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New Edition (6th) is Worth Buying
on January 22, 2009
Yao and Artusio's sixth edition is a valuable, clinically oriented reference. The 2008 version of this venerable book continues a tradition of excellence, while updating and adding new information. I recommend it to all practitioners of anesthesia.
The chapter list has a few changes, but remains similar to past editions. The format of case presentations, questions and answers has not changed since I was a resident in the late 80's. The editors have imposed a uniform chapter template upon all 77 authors, perhaps through the liberal use of whips and chains. There are an increasing number of experts from outside institutions, but this is largely a product of Cornell University and the New York City gas-passers. Among a host of new authors, there are many familiar names from prior editions. This is not a bad thing: the scholarship and writing are excellent. I remember that some of my professors used to look down their noses at this book, opining that it was not sufficiently academic. Nevertheless, the good clinicians on the faculty endorsed it wholeheartedly.
There are some small details that missed the editors' scrutiny. Some of the older chapters haven't been completely updated. Dr. Yao refers to a 1991 study as "recently reported." He still asks that question about the effects of cimetidine on asthma, and on aminophylline levels. A hypertensive patient is on propranolol and captopril. I don't know if those drugs are in everyday use elsewhere, but it was a trip down memory lane for me!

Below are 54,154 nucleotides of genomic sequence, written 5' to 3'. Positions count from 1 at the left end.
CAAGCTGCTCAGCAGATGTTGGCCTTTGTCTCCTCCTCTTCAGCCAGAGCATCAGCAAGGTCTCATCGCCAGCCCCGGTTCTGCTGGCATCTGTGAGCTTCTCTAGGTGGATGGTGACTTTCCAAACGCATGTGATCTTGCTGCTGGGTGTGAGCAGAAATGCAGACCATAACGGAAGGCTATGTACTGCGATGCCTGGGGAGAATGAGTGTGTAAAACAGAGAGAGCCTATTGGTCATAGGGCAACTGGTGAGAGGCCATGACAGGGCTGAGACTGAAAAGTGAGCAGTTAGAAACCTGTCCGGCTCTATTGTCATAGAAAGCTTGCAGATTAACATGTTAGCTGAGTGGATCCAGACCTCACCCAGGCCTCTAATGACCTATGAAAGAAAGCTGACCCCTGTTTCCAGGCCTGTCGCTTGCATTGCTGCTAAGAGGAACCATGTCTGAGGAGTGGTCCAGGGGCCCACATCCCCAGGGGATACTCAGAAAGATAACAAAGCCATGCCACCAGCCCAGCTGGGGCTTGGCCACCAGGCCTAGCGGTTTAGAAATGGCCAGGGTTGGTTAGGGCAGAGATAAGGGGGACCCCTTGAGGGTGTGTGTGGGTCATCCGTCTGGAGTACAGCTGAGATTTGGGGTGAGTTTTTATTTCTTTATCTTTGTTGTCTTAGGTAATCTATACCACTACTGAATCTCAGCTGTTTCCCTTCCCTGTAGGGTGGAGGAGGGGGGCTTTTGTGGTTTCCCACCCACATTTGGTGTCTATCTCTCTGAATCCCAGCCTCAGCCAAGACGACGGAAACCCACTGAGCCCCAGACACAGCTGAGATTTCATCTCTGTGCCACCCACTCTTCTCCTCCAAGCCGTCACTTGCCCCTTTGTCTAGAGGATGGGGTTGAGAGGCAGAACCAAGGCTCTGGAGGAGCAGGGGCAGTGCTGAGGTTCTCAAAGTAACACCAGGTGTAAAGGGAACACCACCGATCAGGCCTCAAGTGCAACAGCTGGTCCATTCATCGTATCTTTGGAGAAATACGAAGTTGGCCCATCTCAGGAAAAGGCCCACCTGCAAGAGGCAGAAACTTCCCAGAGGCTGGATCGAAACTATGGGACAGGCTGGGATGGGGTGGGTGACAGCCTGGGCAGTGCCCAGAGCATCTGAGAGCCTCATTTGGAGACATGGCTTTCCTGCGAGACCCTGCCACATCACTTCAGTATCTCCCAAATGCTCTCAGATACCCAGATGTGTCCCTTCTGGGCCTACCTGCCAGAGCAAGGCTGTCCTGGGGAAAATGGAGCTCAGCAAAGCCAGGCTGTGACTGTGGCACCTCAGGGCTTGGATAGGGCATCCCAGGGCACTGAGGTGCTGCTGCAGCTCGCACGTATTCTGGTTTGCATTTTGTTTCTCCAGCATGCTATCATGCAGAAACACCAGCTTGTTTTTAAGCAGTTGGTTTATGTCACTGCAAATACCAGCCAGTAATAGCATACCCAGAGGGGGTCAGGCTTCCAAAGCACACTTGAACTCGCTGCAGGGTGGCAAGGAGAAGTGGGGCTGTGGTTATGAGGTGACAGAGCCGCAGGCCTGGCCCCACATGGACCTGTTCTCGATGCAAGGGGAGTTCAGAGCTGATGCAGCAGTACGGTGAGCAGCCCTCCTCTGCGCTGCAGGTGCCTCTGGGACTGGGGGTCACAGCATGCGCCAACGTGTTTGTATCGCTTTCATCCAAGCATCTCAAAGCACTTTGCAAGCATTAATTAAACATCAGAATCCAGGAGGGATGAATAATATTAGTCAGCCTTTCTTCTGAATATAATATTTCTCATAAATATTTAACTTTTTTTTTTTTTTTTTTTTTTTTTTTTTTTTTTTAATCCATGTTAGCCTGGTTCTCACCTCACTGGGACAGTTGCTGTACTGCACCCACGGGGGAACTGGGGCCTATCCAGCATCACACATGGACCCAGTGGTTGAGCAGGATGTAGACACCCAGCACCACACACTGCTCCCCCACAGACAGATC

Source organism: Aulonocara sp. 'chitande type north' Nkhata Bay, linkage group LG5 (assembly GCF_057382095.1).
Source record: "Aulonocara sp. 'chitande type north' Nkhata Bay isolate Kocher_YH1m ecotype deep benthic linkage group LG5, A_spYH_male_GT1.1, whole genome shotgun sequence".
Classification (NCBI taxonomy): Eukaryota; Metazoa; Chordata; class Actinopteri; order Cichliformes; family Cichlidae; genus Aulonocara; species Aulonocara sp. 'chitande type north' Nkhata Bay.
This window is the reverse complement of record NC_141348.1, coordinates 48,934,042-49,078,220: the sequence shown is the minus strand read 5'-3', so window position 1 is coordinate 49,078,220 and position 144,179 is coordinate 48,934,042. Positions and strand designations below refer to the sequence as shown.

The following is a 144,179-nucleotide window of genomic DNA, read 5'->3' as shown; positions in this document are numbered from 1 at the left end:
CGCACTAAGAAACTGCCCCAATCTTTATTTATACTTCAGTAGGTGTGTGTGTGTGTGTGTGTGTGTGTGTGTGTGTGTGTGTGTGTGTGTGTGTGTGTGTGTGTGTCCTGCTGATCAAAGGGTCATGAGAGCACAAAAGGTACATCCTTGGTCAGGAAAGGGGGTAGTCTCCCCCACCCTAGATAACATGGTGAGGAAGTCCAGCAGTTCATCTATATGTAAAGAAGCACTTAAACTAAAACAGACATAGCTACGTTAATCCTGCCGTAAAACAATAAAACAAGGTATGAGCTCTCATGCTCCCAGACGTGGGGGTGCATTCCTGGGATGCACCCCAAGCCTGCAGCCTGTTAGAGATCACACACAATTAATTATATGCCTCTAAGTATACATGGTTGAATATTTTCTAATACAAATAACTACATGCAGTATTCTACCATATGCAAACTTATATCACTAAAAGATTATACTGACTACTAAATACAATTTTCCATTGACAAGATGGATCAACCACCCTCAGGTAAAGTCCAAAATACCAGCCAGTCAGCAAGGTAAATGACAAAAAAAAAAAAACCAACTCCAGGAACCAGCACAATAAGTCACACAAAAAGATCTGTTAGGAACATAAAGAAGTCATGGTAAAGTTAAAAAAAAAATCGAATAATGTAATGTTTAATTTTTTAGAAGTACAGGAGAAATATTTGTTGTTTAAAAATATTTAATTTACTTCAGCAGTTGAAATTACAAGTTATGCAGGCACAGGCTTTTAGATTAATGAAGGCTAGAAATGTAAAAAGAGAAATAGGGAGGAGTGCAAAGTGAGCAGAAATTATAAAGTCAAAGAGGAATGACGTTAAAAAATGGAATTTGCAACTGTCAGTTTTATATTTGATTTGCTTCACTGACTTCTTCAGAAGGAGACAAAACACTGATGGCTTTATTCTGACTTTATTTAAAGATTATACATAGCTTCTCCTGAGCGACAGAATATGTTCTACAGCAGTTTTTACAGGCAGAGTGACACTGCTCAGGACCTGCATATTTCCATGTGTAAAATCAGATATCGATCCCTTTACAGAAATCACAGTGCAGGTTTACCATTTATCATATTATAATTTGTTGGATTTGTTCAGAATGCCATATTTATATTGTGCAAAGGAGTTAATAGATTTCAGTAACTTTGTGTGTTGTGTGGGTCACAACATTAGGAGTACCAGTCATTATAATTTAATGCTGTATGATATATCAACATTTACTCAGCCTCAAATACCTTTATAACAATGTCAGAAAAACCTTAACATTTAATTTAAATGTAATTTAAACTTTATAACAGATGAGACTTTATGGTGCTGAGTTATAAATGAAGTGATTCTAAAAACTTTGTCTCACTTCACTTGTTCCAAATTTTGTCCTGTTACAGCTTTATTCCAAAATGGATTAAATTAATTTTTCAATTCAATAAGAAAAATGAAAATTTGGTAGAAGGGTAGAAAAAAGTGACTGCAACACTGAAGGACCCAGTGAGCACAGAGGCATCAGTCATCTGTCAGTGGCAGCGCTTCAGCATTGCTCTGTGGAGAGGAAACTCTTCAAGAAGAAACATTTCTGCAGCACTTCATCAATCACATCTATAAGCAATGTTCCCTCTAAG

The references cited are often other textbooks, not original articles. This is in keeping with the practical nature of the book. When you are under the gun you want the facts, not a lot of theory. No need to refer to Anesthesiology's collection of exotica, which is often as relevant to my practice as the adventures of the Mars Rovers.
Compared to the 5th edition, the new volume is heftier, with 120 additional pages. The editors have maintained the 9 by 7 inch size, which is easier to carry and read than a full size text. It is too heavy for a portable quick reference, however.
This book is not inherently fascinating. I would not read it for pleasure. It contains lists of differential diagnoses, classifications, and predictors. Important stuff, but not easy to read. Yet it is a very useful reference. I think it is essential for preparation for the oral boards (I disagree with another reviewer who considers it too detailed for oral board review), or as a review for an upcoming case. I also use it to outline some of my lectures for residents. It combines a decent scientific foundation with a real life practicality, a practicality which is sorely missing from many anesthesia texts.